David Bourget (Western Ontario)
David Chalmers (ANU, NYU)
Rafael De Clercq
Ezio Di Nucci
Jack Alan Reynolds
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Philosophy of Science 56 (3):463-473 (1989)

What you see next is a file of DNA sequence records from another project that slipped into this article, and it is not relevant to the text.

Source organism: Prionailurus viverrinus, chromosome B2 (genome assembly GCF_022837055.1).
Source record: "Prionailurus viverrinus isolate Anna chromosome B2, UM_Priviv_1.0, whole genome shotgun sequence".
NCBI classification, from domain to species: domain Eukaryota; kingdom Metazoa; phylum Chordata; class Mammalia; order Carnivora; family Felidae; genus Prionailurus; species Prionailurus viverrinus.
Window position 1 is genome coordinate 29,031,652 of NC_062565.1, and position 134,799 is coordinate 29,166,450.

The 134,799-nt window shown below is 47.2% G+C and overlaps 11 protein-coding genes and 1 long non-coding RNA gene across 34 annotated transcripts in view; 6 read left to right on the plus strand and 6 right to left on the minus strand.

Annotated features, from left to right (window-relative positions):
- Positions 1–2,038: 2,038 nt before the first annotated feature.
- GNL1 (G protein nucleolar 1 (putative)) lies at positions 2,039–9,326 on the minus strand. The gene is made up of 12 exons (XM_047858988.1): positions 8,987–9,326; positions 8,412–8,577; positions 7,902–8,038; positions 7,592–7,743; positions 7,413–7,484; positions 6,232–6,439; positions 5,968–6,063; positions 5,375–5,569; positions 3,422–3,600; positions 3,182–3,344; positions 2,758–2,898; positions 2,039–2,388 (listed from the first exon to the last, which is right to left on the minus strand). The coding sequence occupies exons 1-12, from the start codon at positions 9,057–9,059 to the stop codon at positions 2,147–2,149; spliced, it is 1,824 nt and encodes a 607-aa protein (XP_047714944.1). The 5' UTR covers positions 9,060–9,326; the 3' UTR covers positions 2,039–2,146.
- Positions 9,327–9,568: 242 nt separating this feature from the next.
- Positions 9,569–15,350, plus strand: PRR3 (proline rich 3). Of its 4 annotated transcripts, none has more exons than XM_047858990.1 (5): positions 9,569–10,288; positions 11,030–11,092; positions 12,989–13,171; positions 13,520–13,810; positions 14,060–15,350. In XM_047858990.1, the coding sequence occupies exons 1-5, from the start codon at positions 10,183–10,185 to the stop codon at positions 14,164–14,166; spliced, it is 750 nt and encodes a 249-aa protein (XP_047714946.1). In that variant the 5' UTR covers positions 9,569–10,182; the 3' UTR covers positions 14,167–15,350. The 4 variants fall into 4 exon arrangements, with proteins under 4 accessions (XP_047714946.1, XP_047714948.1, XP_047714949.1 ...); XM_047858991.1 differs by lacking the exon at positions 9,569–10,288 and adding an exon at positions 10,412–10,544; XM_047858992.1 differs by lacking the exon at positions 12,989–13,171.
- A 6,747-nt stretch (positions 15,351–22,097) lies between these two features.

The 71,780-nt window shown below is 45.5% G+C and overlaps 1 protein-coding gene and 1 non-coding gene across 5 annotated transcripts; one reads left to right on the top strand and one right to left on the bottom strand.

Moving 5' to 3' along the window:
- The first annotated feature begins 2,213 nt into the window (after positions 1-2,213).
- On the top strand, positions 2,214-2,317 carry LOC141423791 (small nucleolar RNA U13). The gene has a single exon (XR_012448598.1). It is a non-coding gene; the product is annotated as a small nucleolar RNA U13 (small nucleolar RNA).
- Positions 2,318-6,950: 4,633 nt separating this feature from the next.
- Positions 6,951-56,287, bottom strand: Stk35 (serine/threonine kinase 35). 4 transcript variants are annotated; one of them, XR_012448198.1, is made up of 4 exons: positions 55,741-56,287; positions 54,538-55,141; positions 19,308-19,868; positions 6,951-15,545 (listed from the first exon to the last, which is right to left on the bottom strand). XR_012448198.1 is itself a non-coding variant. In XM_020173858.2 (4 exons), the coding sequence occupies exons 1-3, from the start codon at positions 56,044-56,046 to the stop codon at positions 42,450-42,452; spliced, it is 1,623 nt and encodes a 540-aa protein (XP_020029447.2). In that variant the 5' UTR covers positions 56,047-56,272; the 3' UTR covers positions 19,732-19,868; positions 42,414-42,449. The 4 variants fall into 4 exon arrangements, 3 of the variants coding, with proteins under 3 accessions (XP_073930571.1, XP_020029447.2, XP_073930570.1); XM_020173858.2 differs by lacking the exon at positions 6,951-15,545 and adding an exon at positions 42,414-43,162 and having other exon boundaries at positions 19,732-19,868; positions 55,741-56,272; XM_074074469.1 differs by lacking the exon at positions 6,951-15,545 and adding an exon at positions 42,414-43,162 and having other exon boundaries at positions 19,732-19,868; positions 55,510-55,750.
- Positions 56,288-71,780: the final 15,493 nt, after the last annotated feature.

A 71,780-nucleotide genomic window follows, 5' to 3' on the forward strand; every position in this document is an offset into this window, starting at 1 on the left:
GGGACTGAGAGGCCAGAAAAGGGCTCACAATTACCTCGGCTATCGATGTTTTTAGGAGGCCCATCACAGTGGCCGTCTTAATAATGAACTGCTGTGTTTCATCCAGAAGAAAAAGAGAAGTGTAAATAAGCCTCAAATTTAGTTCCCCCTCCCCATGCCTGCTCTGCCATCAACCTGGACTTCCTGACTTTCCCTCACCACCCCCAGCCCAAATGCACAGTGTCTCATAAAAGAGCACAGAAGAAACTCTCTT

A long-standing objection to Fodor's version of the Representational Theory of Mind (RTM) argues that in ascribing intentional content to an organism's representational states there needs to be some way of distinguishing between the kinds of organisms that have such representational capacity and those kinds that haven't. Without a principled distinction there would be no way of delimiting the appropriate domain of intentional ascription. As Fodor (1986) suggests, if the objection holds, we should have no good reason for withholding intentional ascription from paper clips. Fodor (1986) has defended RTM against this slippery slope objection. He distinguishes between the kinds of creatures that exhibit selective responses to nomic properties of stimuli (for example, psychophysical properties) and the kinds of creatures that also respond selectively to nonnomic properties of stimuli (for example, being a crumpled shirt). The distinction marks the differences between two kinds of "primal scenes" in which lawful relations are said to hold between an organism's behavior, representational state, and stimulus property. The arguments for the distinction are provocative but counter-examples show them to be inconclusive.
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